In all 42 states for which data is available, the percentage of eligible young people who cast ballots was higher in 2018 than in 2014.
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While contact from campaigns surged, too many young people remained left out, undermobilized, and underrepresented in the electorate.
A majority of young people paid attention to the Parkland school shooting, and supporters of the movement were more likely to participate in the election.
Because of their immense reach and potential to reach a broad range of young people, social media played a crucial role in the 2018 midterm elections cycle.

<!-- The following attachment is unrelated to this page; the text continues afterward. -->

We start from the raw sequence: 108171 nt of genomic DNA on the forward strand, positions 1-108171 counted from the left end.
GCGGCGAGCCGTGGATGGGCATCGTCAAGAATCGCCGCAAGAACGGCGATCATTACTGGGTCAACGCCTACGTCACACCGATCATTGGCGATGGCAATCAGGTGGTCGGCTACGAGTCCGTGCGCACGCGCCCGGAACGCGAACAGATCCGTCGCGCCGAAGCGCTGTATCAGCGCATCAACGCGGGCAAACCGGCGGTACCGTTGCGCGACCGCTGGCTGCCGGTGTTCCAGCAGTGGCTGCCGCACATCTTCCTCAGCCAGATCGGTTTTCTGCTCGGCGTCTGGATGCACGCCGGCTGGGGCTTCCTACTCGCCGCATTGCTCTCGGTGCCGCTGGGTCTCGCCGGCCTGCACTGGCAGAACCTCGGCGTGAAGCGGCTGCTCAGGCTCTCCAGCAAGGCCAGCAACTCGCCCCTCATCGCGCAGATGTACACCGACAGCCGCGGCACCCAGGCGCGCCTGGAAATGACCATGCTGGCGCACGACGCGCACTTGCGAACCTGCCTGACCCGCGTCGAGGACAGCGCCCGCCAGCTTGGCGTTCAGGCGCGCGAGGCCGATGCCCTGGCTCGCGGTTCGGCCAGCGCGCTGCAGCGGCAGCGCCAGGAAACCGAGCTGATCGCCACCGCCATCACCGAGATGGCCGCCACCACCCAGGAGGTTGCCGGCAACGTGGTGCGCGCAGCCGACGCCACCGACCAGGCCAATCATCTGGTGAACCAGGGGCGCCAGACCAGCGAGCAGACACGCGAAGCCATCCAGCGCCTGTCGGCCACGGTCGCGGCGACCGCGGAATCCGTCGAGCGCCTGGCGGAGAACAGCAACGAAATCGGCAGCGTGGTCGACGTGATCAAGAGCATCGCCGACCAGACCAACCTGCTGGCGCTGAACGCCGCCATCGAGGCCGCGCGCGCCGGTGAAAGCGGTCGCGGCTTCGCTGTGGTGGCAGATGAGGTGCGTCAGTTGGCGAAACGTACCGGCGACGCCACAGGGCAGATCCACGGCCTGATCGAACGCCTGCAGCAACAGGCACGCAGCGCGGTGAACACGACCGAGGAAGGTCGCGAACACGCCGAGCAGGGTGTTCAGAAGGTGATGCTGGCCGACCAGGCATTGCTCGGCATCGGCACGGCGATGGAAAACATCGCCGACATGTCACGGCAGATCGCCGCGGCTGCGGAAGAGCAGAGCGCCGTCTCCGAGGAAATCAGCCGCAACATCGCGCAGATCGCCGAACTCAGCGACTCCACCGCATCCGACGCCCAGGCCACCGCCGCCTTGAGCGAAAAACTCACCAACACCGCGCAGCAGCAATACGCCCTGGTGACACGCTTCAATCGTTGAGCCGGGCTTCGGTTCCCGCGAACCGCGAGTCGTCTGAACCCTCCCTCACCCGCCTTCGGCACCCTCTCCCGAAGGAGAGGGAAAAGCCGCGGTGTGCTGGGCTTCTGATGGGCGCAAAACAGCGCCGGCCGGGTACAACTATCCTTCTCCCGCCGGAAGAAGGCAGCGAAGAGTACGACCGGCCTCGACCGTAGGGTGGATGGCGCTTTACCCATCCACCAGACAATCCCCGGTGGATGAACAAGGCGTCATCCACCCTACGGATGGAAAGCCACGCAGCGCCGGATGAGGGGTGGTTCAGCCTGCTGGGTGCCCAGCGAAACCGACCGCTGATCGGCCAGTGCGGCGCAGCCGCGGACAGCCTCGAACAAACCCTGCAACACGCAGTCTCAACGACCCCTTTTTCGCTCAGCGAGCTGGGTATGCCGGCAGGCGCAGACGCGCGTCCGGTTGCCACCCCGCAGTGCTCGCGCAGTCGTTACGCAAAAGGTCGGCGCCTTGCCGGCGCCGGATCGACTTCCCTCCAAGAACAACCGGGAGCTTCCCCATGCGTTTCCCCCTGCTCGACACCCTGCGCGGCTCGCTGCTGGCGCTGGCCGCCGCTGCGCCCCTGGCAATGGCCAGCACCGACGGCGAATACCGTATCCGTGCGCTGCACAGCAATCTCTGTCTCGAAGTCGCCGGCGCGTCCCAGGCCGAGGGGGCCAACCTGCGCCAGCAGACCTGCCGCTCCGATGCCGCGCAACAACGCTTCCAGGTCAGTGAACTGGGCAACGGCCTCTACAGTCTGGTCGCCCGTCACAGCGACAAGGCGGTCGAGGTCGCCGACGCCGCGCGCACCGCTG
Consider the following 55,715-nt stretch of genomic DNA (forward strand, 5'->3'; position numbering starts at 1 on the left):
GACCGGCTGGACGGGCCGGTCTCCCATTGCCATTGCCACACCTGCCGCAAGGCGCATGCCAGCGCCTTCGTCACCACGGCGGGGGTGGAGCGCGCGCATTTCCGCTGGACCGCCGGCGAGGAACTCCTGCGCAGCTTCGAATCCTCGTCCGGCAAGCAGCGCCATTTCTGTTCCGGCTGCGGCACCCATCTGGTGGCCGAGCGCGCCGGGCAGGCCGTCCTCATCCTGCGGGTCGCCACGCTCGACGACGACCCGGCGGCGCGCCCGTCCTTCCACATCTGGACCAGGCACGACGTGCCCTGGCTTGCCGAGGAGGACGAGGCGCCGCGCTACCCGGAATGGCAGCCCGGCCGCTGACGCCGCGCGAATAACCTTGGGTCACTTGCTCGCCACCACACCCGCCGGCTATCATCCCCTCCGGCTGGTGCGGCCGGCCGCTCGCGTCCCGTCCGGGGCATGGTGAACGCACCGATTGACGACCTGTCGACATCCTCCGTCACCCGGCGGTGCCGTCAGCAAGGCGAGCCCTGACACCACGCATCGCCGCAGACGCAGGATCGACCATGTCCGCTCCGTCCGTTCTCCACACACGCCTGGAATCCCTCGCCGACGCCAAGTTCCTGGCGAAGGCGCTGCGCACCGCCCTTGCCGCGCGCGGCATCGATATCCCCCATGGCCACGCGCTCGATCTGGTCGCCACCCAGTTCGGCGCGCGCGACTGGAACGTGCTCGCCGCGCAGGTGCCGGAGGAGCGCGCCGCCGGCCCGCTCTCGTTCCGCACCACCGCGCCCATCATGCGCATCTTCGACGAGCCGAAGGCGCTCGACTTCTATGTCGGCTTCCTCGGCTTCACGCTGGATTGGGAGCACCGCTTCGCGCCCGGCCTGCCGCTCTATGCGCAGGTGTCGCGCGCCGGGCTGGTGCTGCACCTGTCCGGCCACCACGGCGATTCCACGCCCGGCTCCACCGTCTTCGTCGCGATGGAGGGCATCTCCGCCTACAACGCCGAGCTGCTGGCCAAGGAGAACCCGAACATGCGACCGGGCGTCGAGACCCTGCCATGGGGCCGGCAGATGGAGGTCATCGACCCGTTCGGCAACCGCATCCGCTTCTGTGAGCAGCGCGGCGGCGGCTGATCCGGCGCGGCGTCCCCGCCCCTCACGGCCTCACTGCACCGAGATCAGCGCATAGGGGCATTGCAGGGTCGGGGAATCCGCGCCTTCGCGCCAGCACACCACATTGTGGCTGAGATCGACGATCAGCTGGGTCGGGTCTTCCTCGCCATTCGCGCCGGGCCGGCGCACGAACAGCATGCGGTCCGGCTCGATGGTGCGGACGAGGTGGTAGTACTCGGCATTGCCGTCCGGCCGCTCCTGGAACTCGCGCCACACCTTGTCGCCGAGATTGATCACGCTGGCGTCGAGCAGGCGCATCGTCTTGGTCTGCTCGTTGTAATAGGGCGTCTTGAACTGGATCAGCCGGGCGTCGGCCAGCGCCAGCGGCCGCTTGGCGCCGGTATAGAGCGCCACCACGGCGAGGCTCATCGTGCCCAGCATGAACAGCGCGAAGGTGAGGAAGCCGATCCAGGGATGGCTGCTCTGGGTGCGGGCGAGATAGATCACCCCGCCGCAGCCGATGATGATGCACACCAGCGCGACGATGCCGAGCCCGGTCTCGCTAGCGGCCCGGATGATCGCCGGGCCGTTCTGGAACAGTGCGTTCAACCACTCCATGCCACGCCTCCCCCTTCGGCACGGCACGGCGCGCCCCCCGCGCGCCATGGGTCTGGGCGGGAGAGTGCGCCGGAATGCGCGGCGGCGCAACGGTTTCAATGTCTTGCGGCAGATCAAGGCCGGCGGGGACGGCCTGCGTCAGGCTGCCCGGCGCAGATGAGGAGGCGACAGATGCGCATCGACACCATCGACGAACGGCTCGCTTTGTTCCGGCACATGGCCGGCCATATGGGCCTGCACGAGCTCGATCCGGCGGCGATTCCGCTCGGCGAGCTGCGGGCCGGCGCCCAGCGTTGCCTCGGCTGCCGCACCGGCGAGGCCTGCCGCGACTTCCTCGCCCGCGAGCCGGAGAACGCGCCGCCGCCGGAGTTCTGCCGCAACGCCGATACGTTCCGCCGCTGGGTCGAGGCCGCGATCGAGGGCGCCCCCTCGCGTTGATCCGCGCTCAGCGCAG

Across several highly competitive statewide elections, Democratic candidates performed better in counties with a high proportion of young people—especially youth of color.
Our day-after estimate found that 31% of young people cast ballots in the 2018 midterms, overwhelmingly for Democratic candidates
In 2014 and 2016, the youth vote choice captured by exit polls diverged slightly from subsequent survey findings.
During election cycles, local media can play a crucial role informing young people and advancing their development as participants in democracy.
Only 56% of young people, ages 18-24, choose to affiliate with the Democratic or Republican parties.